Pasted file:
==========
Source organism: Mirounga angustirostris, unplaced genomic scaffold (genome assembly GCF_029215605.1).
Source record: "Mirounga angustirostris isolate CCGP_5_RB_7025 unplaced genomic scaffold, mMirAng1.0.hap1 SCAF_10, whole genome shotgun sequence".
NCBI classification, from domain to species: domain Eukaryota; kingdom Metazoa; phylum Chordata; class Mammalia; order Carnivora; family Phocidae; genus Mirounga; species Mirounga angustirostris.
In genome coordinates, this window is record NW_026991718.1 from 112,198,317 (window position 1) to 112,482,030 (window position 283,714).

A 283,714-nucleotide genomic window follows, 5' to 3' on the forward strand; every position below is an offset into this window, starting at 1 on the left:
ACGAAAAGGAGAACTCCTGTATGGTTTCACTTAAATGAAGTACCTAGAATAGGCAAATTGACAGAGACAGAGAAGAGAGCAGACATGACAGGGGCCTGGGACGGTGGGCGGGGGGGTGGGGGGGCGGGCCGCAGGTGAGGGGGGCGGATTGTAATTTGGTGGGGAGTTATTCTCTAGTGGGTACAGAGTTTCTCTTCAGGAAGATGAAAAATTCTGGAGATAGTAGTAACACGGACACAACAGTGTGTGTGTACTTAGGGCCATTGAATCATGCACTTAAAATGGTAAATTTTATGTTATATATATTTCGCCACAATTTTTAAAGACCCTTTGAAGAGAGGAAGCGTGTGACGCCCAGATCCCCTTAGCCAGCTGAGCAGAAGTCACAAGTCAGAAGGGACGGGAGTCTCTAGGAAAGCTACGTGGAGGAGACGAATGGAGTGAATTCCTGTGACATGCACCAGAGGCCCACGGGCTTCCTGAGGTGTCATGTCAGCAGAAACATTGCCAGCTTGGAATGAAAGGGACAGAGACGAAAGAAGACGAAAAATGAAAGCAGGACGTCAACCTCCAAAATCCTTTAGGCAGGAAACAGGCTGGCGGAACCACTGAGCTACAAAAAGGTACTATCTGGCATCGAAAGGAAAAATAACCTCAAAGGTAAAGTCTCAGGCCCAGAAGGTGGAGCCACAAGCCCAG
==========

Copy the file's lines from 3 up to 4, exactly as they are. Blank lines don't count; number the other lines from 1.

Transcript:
NCBI classification, from domain to species: domain Eukaryota; kingdom Metazoa; phylum Chordata; class Mammalia; order Carnivora; family Phocidae; genus Mirounga; species Mirounga angustirostris.
In genome coordinates, this window is record NW_026991718.1 from 112,198,317 (window position 1) to 112,482,030 (window position 283,714).